There are conspiracy theories within conspiracy theories. Several Republicans interviewed at recent presidential campaign rallies rehashed a decade-old anti-transgender myth about Ms. Obama spread by the notorious conspiracy theorist Alex Jones.
“I think Michelle Obama—or Michael Obama—will be it for the Democrats,” said Sue Grove, a secretary from Van Meter, Iowa, who works for Republican legislators at the Iowa State Capitol and previously supported entrepreneur Vivek Ramaswamy for president. “I’ve also heard rumors about Oprah. I’m not sure how Biden could get in again.
Far-right internet circles are also filled with unfounded claims that Democrats will cause the 81-year-old president to die prematurely. Ms. Grove made a grim allusion to this idea: “You know, there’s a lot of suspicious deaths, sudden deaths,” she remarked. “There’s a lot of suicide, right?” Other hypotheses are less violent.
Some Republicans believe Mr. Biden will be replaced at the Democratic National Convention in Chicago in August. They point out that in 2020, key Democrats rapidly rallied behind Mr. Biden to defeat Vermont Senator Bernie Sanders and argue that it is not unreasonable to expect the party to turn against its politically vulnerable president.
“I don’t think Biden will hold up,” said Amy Meyer, a Republican data analyst who previously served as Mr. DeSantis’ Iowa caucus captain. “The Democrats have superdelegates, so they do not have a democratic primary process. So I guess they’ll do whatever they want.”
At least one former US senator agrees. “I don’t think Biden’s going to run,” said Judd Gregg, a moderate Republican who represented New Hampshire in the Senate for nearly two decades and previously served as governor of the state. “He’ll stay in till April; when he has the delegates, then he’ll pick a successor.”
When asked who that successor may be, Mr. Gregg said it couldn’t be Vice President Kamala Harris because he considered her “unelectable.” He proposed Gov. Gretchen Whitmer of Michigan instead.
No prominent Democrats have suggested that Mr. Trump will not be the Republican nominee. Indeed, Mr. Biden’s immediate polling difficulty, according to his advisors, is that people who loathe Mr. Trump are unaware of how probable it is that he will win the nomination.
The left, horrified by the prospect of a second Trump administration, is seeking relief from the legal system, hoping that prosecutors will halt his electoral juggernaut. If not a criminal jury, then possibly the Supreme Court, which Democrats believe will uphold two states’ moves to exclude Mr. Trump from the ballot under the 14th Amendment.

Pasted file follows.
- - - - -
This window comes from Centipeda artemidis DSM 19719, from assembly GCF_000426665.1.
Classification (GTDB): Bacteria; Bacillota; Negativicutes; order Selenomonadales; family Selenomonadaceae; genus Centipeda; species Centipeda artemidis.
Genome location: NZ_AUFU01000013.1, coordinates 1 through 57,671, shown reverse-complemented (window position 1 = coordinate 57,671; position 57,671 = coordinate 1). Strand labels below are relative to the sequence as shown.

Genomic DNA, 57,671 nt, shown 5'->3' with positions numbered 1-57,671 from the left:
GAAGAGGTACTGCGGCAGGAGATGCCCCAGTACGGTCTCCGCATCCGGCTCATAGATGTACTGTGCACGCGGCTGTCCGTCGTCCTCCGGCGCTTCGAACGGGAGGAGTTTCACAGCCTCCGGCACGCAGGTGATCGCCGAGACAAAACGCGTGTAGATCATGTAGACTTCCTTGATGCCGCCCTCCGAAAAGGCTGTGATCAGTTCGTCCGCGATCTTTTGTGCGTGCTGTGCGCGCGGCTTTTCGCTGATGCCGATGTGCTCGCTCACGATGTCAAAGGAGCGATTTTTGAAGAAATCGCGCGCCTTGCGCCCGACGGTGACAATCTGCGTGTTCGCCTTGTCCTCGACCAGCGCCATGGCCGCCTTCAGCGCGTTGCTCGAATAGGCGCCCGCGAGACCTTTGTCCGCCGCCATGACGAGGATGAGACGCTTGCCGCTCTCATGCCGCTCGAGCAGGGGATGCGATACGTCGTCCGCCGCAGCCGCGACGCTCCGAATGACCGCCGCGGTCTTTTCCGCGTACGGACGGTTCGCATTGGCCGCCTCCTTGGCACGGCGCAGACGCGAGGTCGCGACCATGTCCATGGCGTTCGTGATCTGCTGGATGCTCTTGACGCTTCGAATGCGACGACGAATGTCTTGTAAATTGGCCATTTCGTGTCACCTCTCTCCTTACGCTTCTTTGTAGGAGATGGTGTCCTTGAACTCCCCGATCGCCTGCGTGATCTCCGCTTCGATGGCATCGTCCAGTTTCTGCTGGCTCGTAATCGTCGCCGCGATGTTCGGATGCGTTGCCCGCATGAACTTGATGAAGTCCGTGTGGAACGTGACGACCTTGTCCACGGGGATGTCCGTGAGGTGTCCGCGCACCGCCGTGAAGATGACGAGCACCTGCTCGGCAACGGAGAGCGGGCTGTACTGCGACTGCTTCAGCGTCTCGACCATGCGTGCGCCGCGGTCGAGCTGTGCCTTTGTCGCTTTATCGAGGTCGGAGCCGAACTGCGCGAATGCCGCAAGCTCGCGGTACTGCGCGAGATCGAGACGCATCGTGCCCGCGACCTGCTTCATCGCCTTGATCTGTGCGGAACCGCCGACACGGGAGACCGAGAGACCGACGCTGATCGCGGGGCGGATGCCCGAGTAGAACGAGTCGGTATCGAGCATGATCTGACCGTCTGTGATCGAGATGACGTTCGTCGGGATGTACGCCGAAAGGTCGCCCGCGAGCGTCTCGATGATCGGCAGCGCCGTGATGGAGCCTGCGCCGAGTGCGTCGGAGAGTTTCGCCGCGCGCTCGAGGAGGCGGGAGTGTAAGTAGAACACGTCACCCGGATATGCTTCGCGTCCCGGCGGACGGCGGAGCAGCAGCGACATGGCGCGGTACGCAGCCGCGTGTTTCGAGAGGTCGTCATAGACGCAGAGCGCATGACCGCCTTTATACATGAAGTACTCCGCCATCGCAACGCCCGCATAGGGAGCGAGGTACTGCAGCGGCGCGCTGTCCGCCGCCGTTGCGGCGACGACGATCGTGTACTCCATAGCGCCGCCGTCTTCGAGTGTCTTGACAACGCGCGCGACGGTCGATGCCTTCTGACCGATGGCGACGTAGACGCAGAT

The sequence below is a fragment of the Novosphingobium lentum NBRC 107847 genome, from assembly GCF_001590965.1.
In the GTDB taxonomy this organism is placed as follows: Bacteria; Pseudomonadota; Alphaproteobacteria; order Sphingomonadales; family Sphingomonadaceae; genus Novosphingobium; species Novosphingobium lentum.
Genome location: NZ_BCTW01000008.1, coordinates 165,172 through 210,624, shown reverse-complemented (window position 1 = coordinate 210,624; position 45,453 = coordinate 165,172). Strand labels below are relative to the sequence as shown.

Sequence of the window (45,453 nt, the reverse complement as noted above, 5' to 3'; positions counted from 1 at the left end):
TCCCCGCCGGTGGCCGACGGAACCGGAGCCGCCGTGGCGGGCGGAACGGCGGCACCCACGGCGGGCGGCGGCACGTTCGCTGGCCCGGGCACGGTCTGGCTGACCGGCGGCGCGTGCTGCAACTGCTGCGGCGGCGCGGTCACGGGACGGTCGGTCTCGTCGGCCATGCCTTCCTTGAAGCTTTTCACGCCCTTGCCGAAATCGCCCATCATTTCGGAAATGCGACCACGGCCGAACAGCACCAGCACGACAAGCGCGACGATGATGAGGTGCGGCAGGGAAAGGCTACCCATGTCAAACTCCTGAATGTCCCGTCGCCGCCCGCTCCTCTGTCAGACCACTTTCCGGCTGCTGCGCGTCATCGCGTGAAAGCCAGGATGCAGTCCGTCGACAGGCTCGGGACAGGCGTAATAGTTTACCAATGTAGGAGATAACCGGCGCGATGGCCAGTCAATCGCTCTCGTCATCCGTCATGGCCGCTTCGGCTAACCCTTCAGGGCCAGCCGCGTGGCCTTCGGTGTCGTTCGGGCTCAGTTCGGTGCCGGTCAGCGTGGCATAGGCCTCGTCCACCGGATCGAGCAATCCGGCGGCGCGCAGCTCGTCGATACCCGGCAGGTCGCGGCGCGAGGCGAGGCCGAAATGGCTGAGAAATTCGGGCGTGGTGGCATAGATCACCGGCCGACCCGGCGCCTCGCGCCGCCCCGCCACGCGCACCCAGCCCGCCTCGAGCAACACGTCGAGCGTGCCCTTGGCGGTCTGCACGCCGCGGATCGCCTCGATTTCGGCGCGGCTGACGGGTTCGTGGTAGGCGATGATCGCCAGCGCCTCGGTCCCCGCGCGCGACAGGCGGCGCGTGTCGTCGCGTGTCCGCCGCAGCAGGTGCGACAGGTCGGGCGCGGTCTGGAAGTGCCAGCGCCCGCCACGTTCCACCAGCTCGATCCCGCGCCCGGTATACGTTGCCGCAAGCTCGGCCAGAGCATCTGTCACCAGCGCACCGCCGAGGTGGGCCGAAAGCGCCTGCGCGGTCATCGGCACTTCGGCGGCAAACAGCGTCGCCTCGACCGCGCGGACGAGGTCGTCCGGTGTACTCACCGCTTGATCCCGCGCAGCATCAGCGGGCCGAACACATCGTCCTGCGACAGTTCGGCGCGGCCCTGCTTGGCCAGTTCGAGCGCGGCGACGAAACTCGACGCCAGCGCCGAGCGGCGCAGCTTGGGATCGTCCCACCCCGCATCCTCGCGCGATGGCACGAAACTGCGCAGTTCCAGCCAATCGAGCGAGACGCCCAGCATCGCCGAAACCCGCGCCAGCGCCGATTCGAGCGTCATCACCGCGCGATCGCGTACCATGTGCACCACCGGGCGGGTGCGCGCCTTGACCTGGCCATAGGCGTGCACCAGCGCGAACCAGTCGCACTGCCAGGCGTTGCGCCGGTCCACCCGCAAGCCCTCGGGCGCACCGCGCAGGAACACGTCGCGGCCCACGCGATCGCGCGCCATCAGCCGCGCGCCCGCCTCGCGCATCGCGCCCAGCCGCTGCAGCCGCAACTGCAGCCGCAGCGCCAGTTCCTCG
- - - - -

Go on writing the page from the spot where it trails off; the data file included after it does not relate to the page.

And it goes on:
“It seems like there’s a mass delusion about Trump,” said Bill Schafer, a renewable energy executive from Boulder, Colo., who identified as a former Republican but voted for Mr. Biden in 2020. He claimed he couldn’t accept that Republicans would nominate Mr. Trump.
“I turned on Fox News to see, How does it feel to live in this world?” he blurted out. “This combines The National Enquirer and professional wrestling. If you believe in those two ideas, MAGA is a piece of cake.”
Mr. Biden’s election approach revolves around convincing Americans that Mr. Trump will appear on the ballot in November. Campaign officials predict his political standing will improve once voters who aren’t paying close attention to the contest realize Mr. Trump is likely to be renominated.
“This isn’t a hypothetical,” Biden campaign spokeswoman Ammar Moussa said. “The president looks forward to spending the next 10 months reminding the American people how dangerous Donald Trump and his MAGA agenda are.”
Then there are the voters who continue to desire another 2024 matchup.
Yoram Ariely, a rich Democrat who retired from importing and exporting fruit juice concentrates, commissioned an October poll from SurveyUSA asking voters if they would like Mr. Biden to drop his presidential candidacy and run for vice president instead.
Using that skewed and unrealistic question, the survey concluded that 69 percent of 1,024 Democrats thought Mr. Biden would be better suited to attempting to retake the position he held for eight years while Barack Obama was president.
Mr. Ariely stated that he sponsored the poll to persuade Mr. Biden and other Democrats that the president should do something other than seek re-election. So far, that concept has not gained any traction.
“If he stepped down clearly and cleanly, it would be for the best,” said Mr. Ariely, who lives in upstate New York and Florida. “My suggestion is for him to do the right thing and find an exit ramp.”